I’ve been thinking a lot these days about what it was like to work in the factory. I’ve been doing this for my own reasons, which I may eventually address. But I thought, “What a great way to blog this week, talking about all the things that happened at the factory.” I mean, this is a pretty significant part of my life, so much so that I wrote my 288 page graduate thesis about it. You can read a portion of it here.
But here’s the quick background. For six summers and some school breaks, I worked on the line making washing machines at the Whirlpool factory in Clyde, Ohio. I rotated anywhere between 5 and 12 jobs a day for 1/2 hour increments. There was a lot to learn.
My first couple of weeks there were the hardest. I had to learn each job with a trainer, and then learn to do it alone. During this time, my friend “Ta” would let me watch her perform each task-routing a wire this way, and snapping this ring into that hole, using your knuckles to push a harness out of the way to get to the place you needed to be. Then she would step in front of me on the line so that I could do the job, and she could catch what I missed.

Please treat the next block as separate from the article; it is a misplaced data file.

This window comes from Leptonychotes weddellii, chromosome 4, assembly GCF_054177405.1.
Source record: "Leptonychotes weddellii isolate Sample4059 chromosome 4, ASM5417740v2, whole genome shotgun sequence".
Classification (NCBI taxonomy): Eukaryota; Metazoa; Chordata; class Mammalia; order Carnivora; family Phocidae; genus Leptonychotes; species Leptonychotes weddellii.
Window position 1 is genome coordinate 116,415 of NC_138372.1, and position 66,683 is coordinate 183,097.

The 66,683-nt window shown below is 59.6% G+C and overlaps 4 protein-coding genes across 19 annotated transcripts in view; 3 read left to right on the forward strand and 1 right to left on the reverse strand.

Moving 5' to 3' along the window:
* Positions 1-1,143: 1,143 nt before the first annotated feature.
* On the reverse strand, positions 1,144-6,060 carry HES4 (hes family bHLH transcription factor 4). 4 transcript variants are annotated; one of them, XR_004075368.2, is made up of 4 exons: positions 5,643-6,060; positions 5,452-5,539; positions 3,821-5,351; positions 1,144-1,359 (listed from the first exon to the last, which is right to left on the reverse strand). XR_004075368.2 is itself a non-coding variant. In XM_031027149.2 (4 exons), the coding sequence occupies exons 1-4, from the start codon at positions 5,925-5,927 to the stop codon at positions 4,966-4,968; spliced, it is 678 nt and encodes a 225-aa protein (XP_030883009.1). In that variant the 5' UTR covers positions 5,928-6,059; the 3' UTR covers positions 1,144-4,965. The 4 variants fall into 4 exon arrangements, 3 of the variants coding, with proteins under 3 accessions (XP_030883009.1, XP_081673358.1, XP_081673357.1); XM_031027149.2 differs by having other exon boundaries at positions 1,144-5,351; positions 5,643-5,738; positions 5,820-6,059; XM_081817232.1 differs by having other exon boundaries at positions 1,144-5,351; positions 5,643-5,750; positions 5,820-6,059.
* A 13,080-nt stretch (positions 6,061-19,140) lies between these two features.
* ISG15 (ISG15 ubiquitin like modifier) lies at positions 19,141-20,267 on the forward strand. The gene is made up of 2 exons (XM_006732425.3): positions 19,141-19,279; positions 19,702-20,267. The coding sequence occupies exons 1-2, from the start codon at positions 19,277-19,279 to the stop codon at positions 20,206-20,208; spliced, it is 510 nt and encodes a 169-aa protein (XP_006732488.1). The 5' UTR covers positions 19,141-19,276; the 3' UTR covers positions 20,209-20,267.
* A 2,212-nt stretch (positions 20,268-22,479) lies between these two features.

I thought I’d never learn the jobs, but I did.
My hands were merely parts of the line that I was working on, tools full of veins and muscle instead of iron and gears. Factory workers train their bodies to do work the way that gymnasts train their bodies to perform. Muscle memory, strength training, sheer will to get it done and to get it done right.
I went through the motions during the day, and sometimes I went through them in my sleep. I knew the jobs well. I knew them so well that sometimes I did my job and my cousin Heather’s at the same time so that she could go grab a coffee, pick up our paychecks, or just take a break. And she did the same for me.
Those first few weeks flew by, because learning the jobs took 100% focus. But something happens. Once you learn the jobs, once the motions become second nature, you have to start thinking about other things, whether you want to or not. You find other ways to make the 8 hours pass, from the starting whistle to the stopping whistle. And it is during those 8 hours that you learn more about yourself and the people around you than you could have ever imagined…
Cliff-hangery? 🙂 Check back tomorrow to see what it is that we actually did.